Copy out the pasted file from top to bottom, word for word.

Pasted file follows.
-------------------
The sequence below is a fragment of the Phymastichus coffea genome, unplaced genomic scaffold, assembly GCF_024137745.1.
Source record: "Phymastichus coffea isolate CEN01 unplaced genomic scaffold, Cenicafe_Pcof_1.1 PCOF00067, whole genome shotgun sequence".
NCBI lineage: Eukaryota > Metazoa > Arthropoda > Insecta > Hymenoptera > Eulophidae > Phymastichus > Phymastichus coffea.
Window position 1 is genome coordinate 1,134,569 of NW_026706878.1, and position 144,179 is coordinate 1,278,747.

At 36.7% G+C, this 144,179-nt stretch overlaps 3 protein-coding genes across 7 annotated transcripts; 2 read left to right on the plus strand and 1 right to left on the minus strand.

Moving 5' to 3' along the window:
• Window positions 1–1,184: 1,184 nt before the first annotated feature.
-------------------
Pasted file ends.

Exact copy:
The sequence below is a fragment of the Phymastichus coffea genome, unplaced genomic scaffold, assembly GCF_024137745.1.
Source record: "Phymastichus coffea isolate CEN01 unplaced genomic scaffold, Cenicafe_Pcof_1.1 PCOF00067, whole genome shotgun sequence".
NCBI lineage: Eukaryota > Metazoa > Arthropoda > Insecta > Hymenoptera > Eulophidae > Phymastichus > Phymastichus coffea.
Window position 1 is genome coordinate 1,134,569 of NW_026706878.1, and position 144,179 is coordinate 1,278,747.

At 36.7% G+C, this 144,179-nt stretch overlaps 3 protein-coding genes across 7 annotated transcripts; 2 read left to right on the plus strand and 1 right to left on the minus strand.

Moving 5' to 3' along the window:
• Window positions 1–1,184: 1,184 nt before the first annotated feature.